Robbie Robertson’s “The Weight,” the Band’s most beloved song, has the quality of Dylan’s impressionistic narratives. Elliptical vignettes that seem to make very little sense at first listen, with a chorus that cuts right to the heart of the human predicament. “Robertson admits in his autobiography,” notes Patrick Doyle at Rolling Stone, “that he struggled to articulate to producer John Simon what the song was even about.” An artist needn’t understand a creation for it to resonate with listeners.
A read of the “The Weight”’s lyrics make its poignant themes evident—each stanza introduces characters who illustrate some sorrow or small kindness. The chorus offers what so many people seem to crave these days: a promise of rest from ceaseless toil, freedom from constant transactions, a community that shoulders everyone’s burdens…. “It’s almost like it’s good medicine,” Robertson told Doyle, “and it’s so suitable right now.” He refers specifically to the song’s revival in a dominant musical form of our isolation days—the online sing-along.
Though its lyrics aren’t nearly as easy to remember as, say, “Lean on Me,” Robertson’s classic, especially the big harmonies of its chorus (which everyone knows by heart), is ideal for big ensembles like the globe-spanning collection assembled by Playing for Change, “a group dedicated to ‘opening up how people see the world through the lens of music and art.” The group’s producers, Doyle writes, “recently spent two years filming artists around the world, from Japan to Bahrain to Los Angeles, performing the song,” with Ringo Starr on drums and Robertson on rhythm guitar. They began on the 50th anniversary of the song’s release.
The performances they captured are flawless, and mixed together seamlessly. If you want to know how this was achieved, watch the short behind the scenes video above with producer Sebastian Robertson, who happens to be Robbie’s son. He starts by praising the stellar contributions of Larkin Poe, two sisters whose rootsy country rock updates the Allman Brothers for the 21st century. But there are no slouches in the bunch (don’t be intimated out of your own group sing-alongs by the talent on display here). The song resonates in a way that connects, as “The Weight”’s chorus connects its non-sequitur stanzas, many disparate stories and voices.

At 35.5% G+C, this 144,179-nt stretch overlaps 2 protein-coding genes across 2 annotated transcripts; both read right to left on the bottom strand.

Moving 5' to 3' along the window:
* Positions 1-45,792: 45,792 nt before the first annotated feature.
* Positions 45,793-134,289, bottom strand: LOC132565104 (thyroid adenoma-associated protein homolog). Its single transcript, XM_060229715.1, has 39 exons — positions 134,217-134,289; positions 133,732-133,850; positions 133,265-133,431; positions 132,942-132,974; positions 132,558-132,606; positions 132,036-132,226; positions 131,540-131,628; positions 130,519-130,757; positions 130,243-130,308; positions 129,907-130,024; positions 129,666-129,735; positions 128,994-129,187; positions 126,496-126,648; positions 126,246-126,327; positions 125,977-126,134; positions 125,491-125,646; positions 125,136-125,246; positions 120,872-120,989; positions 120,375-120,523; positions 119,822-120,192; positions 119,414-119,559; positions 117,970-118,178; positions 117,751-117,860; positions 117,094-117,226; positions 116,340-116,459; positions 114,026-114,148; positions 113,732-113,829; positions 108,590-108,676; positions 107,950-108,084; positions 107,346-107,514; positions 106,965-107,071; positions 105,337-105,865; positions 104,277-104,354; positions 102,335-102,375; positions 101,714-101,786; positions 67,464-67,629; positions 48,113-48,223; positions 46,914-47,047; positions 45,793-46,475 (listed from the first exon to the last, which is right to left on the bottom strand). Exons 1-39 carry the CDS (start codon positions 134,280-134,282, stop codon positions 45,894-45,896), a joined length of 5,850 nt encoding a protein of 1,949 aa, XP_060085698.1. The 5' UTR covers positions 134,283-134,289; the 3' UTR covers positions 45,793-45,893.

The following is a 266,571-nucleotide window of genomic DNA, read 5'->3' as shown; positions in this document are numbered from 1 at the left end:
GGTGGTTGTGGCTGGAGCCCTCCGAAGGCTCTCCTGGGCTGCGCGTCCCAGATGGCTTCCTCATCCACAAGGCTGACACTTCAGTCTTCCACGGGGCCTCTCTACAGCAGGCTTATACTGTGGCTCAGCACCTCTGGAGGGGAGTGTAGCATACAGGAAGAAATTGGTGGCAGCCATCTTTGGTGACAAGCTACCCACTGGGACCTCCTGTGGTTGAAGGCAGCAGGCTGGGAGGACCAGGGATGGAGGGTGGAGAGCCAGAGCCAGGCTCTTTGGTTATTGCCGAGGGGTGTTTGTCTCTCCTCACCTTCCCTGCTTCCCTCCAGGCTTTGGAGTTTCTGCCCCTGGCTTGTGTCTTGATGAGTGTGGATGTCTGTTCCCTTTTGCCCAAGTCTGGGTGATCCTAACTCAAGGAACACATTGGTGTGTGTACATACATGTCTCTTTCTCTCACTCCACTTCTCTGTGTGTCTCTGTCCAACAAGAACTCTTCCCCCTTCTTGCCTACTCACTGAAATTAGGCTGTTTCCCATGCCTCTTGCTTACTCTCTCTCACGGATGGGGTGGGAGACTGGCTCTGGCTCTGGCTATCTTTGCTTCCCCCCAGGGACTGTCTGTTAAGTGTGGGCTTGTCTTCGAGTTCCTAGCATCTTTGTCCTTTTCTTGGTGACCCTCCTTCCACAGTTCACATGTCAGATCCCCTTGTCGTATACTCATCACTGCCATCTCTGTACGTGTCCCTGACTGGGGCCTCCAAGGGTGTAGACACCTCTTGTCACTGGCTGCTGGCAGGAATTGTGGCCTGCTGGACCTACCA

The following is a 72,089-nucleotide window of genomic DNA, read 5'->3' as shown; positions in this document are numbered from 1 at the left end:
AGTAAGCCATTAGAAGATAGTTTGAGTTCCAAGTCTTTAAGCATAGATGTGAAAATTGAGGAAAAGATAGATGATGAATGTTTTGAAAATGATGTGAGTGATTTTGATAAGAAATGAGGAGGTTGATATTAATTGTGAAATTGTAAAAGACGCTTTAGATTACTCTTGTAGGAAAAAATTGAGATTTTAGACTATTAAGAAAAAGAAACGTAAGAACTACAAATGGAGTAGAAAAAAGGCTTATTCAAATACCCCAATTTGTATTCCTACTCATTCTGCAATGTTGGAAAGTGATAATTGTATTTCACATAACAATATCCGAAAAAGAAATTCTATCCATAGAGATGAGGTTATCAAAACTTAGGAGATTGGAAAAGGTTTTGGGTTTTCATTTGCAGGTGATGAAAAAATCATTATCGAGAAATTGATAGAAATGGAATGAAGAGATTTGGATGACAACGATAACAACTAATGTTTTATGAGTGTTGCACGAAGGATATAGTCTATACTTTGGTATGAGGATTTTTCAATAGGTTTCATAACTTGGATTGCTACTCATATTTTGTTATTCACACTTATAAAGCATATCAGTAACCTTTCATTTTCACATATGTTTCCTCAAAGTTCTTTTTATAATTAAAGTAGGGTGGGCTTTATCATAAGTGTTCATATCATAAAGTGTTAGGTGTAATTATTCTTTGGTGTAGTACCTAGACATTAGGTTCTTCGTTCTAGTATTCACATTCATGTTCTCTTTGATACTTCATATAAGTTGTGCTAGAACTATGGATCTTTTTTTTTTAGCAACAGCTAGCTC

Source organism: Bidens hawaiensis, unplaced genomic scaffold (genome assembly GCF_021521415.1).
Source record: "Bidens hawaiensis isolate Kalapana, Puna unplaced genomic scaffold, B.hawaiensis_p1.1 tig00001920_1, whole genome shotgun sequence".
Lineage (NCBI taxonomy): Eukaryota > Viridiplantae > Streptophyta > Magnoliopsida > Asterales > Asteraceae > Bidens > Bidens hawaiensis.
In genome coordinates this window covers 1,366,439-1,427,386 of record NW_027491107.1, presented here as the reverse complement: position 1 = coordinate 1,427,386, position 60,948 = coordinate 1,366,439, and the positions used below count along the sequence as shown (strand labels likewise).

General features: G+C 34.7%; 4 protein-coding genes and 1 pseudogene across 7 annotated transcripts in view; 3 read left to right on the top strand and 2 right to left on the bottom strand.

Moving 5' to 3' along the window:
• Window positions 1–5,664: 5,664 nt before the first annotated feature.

Robertson was thrilled with the final product. “There’s a guy on a sitar!” he enthuses. “There’s a guy playing an oud, one of my favorite instruments.” The song suggests there’s “something spiritual, magical, unsuspecting” that can come from times of darkness, and that we’d all feel a whole lot better if we learned to take care of each other. The Playing for Change version “screams of unity,” he says, “and I hope it spreads.”
Stream Marc Maron’s Excellent, Long Interview with The Band’s Robbie Robertson
Watch The Band Play “The Weight,” “Up On Cripple Creek” and More in Rare 1970 Concert Footage
Italians’ Nightly Singalongs Prove That Music Soothes the Savage Beast of Coronavirus Quarantine & Self-Isolation
Josh Jones is a writer and musician based in Durham, NC. Follow him at @jdmagness
Amazing freaking awesome
The writer gets it exactly wrong. Robertson explained the meaning of the song in “The Last Waltz.” He said the song was about being weary of people asking him to do things while on the road. Like asking him to say hello to someone when the tour got to Detroit. The chorus expresses that: take a load off Fannie and put the load right on me. He’s tired of it and he wishes Fannie would do it herself.
This is tied with “L.A. Woman” as my #1 favorite song. I used to think it was religious; after all, they lyrics include the words/phrases Nazareth, the Devil, Miss Moses, the Judgment Day. It was when I researched it that I found I was mistaken. Nevertheless, the way it impact me gives it the characteristics of a religious song.
It is one of my favorite songs of all time. The only thing that bothers me about this song is that the rights weren’t shared As I understand it with the other songwriters from the band,who helped to create it.
Bugs me too.
You are so right